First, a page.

Heads Up for Dia de los Muertos, Day of the Dead, which occurs every November 1 and 2, the 2nd being the larger day.
November 1 commemorates the Angelitos - the little angels, the children and babies who have died and gone to heaven's door to . In the cemetery, you'll see altars built for small children with milk, cookies, baby bottles, and stuffed toys - touching enough to make you cry.
Dia de los Muertos, has none of the spooky, evil, or macabre connotations of Halloween up north. In fact, it is a loving and heartfelt tribute to the dear departed loved ones and ancestors of the people. All the skulls and skeletons you'll be seeing are simply a very realistic depiction of the current state of their loved ones. After centuries of a long and bloody history, Mexicans are not afraid to look Death squarely in the face.
If you are still unsure, be sure to watch the movie Coco, as it will totally change your mind to see this celebration as a positive thing.
Traditionally celebrated in cemeteries throughout Mexico, families go together to visit the graves of their ancestors, bringing their favorite food, drinks and music in hopes that the spirits of their ancestors will come back to visit. It is a very happy/sad and moving experience as long-departed loved ones can be remembered with a light-hearted touch, while grieving continues for the newly departed. Many habitantes will sit up all night at the cemetery for this ancient ritual. The delegacion will have a guided tour through the Ajijic Pantheon (cemetery).
8th Annual Day of the Dead Tour and Ballet Folklorio will be on Saturday, November 2 at 2p.m. and 4p.m. Ajijic Panteon - Ocampo. Entrance fee is 200 pesos and you can purchase your Tickets at LCS Oct 31- Nov 1 - Nov 2 10 - 12. information 766-2304.
Everyone is invited to participate in the 2nd annual dia de muertos fiesta on Nov 2 at the Ajijic Plaza. Altars, carpets, folklorico, catrinas, music and workshops. For more info, 766 2373 or inquire at Centro Cultural Ajijic.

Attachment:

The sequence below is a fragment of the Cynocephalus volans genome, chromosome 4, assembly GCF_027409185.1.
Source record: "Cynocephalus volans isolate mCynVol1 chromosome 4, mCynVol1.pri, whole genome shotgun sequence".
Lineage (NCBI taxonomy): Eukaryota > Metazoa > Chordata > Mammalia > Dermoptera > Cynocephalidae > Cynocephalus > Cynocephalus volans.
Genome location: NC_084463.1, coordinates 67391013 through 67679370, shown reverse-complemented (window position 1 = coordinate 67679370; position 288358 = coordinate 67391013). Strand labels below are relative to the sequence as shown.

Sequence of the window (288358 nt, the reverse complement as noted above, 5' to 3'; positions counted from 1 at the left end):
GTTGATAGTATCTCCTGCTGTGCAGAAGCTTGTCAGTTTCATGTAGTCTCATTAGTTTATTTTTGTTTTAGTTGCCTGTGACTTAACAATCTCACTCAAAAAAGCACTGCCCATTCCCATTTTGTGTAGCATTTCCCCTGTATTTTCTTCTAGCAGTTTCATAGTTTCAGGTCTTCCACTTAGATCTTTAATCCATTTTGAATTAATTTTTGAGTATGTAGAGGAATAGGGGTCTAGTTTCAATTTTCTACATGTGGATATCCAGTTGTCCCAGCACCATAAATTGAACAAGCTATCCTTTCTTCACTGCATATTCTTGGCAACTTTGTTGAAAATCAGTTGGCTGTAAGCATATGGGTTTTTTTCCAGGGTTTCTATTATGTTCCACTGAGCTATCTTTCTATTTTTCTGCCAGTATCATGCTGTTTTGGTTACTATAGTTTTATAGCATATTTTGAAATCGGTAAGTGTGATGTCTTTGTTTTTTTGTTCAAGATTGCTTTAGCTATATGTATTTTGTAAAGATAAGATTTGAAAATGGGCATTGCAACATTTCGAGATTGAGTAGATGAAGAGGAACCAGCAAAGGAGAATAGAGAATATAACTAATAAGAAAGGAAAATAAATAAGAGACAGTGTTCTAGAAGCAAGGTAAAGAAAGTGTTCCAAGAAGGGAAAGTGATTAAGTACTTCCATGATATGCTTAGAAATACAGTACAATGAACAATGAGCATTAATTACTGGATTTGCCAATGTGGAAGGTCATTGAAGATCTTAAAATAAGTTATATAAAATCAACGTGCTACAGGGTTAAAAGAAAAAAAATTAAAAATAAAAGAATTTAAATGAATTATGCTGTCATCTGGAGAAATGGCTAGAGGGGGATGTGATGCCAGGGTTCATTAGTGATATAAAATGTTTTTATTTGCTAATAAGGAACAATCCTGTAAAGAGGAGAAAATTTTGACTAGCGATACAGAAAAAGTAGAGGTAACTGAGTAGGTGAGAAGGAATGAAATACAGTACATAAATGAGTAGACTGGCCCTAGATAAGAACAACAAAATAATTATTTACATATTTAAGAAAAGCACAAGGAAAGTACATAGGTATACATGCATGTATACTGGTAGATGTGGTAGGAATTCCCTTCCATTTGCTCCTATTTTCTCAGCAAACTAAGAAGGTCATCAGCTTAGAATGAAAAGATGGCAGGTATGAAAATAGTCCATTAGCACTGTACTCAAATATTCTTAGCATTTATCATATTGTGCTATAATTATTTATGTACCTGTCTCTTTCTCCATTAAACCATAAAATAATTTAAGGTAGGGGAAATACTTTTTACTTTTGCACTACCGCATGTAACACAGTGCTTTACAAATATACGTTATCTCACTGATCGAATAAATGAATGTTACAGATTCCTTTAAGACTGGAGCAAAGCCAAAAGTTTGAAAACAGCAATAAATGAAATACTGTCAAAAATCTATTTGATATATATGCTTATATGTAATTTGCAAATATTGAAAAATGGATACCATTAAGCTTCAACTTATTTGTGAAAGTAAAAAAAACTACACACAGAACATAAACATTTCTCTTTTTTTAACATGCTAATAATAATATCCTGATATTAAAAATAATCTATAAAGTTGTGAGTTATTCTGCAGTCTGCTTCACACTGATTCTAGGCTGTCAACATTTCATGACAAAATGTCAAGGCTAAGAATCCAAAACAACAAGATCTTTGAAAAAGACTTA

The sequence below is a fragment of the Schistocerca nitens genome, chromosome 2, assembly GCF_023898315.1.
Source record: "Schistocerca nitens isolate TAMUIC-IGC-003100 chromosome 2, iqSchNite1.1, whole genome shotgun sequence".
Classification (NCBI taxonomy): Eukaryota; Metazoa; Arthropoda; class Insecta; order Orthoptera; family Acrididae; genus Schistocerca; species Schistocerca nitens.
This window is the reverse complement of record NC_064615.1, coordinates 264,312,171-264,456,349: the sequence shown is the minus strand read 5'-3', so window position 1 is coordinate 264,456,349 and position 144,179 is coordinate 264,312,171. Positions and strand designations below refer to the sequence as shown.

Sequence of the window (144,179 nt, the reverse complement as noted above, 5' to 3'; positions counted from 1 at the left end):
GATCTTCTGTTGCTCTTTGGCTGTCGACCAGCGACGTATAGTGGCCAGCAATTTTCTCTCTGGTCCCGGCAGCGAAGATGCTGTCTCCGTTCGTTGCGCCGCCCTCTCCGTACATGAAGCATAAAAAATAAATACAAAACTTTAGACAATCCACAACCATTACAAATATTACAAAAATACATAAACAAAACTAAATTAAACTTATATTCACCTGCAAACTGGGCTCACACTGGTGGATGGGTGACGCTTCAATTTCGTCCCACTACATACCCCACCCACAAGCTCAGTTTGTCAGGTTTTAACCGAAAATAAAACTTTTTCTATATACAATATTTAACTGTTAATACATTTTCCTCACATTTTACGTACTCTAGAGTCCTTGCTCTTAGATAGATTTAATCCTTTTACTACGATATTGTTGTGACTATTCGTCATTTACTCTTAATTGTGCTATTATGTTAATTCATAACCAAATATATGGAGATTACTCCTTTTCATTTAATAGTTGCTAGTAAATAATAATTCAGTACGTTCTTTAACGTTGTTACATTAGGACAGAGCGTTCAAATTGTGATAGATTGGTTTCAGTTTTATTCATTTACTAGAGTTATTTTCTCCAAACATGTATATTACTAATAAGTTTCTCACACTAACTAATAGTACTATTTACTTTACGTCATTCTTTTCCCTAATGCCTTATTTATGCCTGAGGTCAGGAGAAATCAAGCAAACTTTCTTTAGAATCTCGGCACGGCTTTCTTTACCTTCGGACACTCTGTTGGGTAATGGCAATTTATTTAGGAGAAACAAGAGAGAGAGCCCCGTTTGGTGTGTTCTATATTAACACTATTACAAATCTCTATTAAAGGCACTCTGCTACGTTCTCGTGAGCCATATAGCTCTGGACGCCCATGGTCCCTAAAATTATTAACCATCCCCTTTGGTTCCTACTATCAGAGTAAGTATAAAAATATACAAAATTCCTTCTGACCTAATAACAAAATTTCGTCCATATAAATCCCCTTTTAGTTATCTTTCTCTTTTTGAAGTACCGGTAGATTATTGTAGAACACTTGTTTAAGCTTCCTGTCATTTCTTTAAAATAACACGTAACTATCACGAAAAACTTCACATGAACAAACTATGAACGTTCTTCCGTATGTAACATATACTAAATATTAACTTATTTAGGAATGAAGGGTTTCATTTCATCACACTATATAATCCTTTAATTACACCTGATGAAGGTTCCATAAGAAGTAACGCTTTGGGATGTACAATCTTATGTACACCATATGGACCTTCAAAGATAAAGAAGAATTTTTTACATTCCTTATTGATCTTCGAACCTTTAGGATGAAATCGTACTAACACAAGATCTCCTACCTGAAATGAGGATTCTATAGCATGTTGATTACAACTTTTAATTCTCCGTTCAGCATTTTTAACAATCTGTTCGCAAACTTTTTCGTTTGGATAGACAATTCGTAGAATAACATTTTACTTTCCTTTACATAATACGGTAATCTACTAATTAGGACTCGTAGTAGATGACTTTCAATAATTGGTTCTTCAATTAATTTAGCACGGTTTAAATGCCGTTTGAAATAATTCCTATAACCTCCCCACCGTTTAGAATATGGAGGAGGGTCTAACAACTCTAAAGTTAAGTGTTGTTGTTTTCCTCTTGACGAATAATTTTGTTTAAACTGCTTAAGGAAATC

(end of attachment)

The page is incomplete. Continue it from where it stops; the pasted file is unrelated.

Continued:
Night Parade of the Dead 7pm. Leaves from constitucion and calle aldama 7pm, continues on ocampo (same as constitucion as it changes names after colon), then returns east on hidalgo.
Everyone is invited to participate. Dress as catrinas or have an allegory float with lights and music.
Municipality of Chapala and Ajijic foreigner liasons.
Look at the Ajijic News Calendar for more events.
Chapala usually has many altars set up on Madero, the main street of Chapala, close to the malecon.
There will also be altars on Cinco de Mayo in Chapala on Nov 2 beginning at 6pm. This is the street where the altars have been for years and so it is a tradition.
Chapala has had a unique public 3-block-party with most of the residents of Calle 5 de Mayo building large altars outside their homes, celebrating there instead of the cemetery. This street is centrally located and easy to find on a map. Dia de los Muertos events generally commence at dark. Begins at 6pm. This may or may not happen this year.
The time, energy, creativity, love, and devotion that the people here put into these fabulous fiestas never fails to amaze and awe me. Please come out and enjoy the Real Mexico. The foreign presence is always so sparse at all these very rich, traditional, and fun events.
The Fiesta Season continues through November with Revolution Day and the always wonderful San Andres Fiesta. More later on these very enjoyable days. Stay tuned!